“We’re so happy for Shiloh, who’s been a friend of ours for many years,” Johnson said. “There is so much trauma in our communities, especially for those of us in prison, and the need for this kind of medically necessary care is so great. These policy changes will go a long way toward making people feel more whole and secure in their authentic selves.”
California Attorney General Kamala Harris, who’s considered an LGBT advocate and represented the state in the lawsuit, said the agreement was important in the struggle for transgender rights.
“Members of the LGBT community, especially those who are transgender, are too often subjected to discrimination and forced to live on the margins of our society,” Harris said. “In a groundbreaking settlement, the California Department of Corrections & Rehabilitation has agreed to evaluate and provide sex-reassignment surgery if recommended to Shiloh Quine, a transgender inmate. This is an important step forward in the ongoing effort to protect transgender rights in California.”
On the same day attorneys reached an agreement in this case, another trans inmate who sought gender assignment surgery and was represented by the same legal team as Shiloh, Michelle-Lael Norsworthy, received final word she will be released on parole as early as next week. She’s serving 17-years-to-life in Mule Creek State Prison in Ione, Calif., for second-degree murder.
U.S. District Judge Jon Tigar, the same judge overseeing the Shiloh case, ordered the California Department of Corrections & Rehabilitation to grant Norsworthy gender reassignment surgery in April, but the state continued to withhold the procedure and under Harris appealed the decision.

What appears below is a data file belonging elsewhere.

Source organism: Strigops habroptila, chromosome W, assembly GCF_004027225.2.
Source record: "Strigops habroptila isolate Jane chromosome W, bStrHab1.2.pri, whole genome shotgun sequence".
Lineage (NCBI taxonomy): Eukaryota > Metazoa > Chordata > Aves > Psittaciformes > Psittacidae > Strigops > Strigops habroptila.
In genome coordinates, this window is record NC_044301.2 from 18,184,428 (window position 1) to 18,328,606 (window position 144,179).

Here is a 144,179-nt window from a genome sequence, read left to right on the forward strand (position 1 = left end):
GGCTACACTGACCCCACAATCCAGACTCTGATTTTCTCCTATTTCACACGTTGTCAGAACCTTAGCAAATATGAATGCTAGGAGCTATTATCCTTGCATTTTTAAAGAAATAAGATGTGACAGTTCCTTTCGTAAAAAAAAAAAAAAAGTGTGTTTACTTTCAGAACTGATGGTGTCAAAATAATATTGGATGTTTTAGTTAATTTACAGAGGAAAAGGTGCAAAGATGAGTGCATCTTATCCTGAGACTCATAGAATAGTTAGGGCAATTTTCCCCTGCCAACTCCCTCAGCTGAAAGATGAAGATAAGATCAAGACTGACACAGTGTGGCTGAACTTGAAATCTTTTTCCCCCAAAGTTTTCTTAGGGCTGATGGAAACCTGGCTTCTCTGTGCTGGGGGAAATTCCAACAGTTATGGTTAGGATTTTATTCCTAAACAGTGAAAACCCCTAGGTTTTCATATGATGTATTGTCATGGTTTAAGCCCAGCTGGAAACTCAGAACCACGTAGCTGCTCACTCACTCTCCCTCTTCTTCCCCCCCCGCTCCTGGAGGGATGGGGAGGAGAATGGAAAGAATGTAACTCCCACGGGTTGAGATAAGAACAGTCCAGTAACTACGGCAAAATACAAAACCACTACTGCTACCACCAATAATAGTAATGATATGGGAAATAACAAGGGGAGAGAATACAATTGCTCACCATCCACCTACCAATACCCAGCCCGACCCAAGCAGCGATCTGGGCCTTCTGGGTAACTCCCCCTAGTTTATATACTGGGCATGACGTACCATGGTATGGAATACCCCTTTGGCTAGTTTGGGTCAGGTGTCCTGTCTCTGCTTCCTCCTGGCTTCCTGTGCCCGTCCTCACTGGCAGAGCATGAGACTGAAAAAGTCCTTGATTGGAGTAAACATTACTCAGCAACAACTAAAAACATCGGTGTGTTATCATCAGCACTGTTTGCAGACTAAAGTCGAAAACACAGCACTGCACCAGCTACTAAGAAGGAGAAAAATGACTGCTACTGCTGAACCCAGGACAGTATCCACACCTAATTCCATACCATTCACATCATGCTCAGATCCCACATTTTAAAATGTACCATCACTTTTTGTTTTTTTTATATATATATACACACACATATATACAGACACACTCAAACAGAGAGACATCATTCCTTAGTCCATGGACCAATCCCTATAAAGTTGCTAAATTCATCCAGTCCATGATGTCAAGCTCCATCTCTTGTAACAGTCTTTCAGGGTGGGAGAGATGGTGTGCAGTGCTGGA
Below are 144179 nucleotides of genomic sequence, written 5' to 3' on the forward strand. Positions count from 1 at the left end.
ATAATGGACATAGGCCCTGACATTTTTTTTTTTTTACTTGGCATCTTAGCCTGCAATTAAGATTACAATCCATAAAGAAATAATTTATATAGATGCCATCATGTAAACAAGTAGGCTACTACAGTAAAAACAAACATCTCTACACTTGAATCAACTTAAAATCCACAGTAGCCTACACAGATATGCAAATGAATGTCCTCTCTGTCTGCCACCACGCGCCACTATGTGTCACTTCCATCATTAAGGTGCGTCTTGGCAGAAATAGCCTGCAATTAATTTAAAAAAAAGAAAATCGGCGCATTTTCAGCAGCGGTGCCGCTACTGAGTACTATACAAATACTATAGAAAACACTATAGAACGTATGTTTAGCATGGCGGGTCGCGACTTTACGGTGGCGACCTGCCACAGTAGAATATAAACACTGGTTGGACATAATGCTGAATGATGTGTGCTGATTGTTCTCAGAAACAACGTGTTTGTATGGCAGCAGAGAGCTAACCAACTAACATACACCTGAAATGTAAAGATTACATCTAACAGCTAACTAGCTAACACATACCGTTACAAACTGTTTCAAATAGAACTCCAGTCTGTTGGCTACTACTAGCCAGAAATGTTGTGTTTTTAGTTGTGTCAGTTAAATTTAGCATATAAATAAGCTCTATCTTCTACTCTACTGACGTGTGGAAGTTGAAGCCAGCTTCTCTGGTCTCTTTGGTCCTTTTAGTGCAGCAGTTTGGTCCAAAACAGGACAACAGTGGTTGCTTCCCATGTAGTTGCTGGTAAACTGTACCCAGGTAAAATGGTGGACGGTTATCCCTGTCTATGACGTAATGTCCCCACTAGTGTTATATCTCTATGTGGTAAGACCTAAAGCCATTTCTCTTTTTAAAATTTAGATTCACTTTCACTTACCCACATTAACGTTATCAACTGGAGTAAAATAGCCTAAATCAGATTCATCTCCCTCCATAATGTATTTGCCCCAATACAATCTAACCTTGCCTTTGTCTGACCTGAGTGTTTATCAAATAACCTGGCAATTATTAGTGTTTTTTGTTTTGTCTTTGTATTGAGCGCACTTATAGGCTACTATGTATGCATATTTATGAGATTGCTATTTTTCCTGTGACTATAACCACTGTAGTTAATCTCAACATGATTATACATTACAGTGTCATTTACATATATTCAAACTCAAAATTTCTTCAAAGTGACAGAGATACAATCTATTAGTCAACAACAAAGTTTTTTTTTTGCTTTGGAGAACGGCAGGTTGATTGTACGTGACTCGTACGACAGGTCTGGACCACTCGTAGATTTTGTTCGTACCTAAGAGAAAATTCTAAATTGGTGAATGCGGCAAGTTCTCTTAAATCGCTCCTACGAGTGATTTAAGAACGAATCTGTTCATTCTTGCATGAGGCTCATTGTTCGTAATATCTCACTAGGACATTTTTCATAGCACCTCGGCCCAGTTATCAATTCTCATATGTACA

The U.S. Ninth Circuit Court of Appeals had placed the surgery on hold when the state announced Norsworthy would be eligible for parole. At the time, the Transgender Law Center said she could find support networks and services upon release, including access to the gender reassignment surgery through Medi-Cal.
Although California Gov. Jerry Brown had the option to block Norsworthy’s parole, Deborah Hoffman, a Brown spokesperson, said he’s taking no action on the Board of Parole Hearing decision.
In a nine-page filing on Friday, Harris calls on the Ninth Circuit to vacate the district court order in the Norsworthy case and remand the litigation for dismissal now that the inmate is expected to soon be on parole. The filing cities the opposing view of the state, which was not all medical experts thought gender reassignment surgery was necessary for Norsworthy.
“Happenstance — namely, an independent parole suitability review process — has rendered this case moot, and Defendants have no further opportunity to challenge the preliminary injunction,” Harris writes. “In such situations, Defendants should not have to bear the consequences of an adverse ruling that was decided on a flimsy and procedurally flawed record.”
The victories for transgender inmates in California take place as the issue of gender reassignment surgery being a necessary treatment for transgender people in prison has emerged at the forefront of the transgender rights movement.
Transgender advocates say denial of the procedure to trans inmates constitutes cruel and unusual punishment under the Eighth Amendment of the U.S. Constitution. However, the U.S. First Circuit Court of Appeals ruled against those claims in separate litigation filed on behalf of Michelle Kosilek, a transgender inmate in Massachusetts, and the U.S. Supreme Court refused to review that decision.
Nine states, including California, as well as D.C. require private insurers to cover medical care related to gender transition, including surgeries. Public insurance programs like California’s Medicaid system and in most cases Medicare also cover transition-related care.